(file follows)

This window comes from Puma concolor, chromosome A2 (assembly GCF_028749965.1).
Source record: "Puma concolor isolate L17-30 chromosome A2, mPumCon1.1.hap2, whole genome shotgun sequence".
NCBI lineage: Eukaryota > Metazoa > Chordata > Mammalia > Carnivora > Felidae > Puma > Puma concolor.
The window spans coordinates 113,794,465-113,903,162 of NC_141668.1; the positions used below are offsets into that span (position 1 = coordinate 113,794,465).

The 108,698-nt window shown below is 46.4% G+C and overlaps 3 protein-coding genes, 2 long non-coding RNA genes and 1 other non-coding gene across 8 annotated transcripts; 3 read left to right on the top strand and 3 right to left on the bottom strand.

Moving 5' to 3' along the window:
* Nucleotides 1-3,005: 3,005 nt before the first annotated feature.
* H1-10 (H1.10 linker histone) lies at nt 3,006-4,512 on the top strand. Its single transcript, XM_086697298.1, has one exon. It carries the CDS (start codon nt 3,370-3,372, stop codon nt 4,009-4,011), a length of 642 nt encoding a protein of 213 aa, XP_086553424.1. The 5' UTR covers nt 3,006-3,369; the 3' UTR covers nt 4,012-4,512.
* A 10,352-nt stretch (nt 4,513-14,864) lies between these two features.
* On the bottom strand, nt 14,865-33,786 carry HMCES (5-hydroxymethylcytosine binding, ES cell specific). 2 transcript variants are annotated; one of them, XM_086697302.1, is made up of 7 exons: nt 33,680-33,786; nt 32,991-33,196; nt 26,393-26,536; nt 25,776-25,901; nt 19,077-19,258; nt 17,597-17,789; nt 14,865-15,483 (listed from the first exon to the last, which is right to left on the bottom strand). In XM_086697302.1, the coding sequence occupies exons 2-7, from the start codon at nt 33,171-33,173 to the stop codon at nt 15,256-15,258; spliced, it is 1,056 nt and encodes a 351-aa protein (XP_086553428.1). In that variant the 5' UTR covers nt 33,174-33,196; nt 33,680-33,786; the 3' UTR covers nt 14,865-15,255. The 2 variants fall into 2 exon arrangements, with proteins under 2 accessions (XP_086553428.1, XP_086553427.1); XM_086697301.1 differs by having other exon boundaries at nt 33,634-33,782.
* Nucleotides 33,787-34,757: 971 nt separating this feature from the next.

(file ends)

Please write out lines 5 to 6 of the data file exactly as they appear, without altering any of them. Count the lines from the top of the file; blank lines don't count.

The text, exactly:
The 108,698-nt window shown below is 46.4% G+C and overlaps 3 protein-coding genes, 2 long non-coding RNA genes and 1 other non-coding gene across 8 annotated transcripts; 3 read left to right on the top strand and 3 right to left on the bottom strand.

Moving 5' to 3' along the window: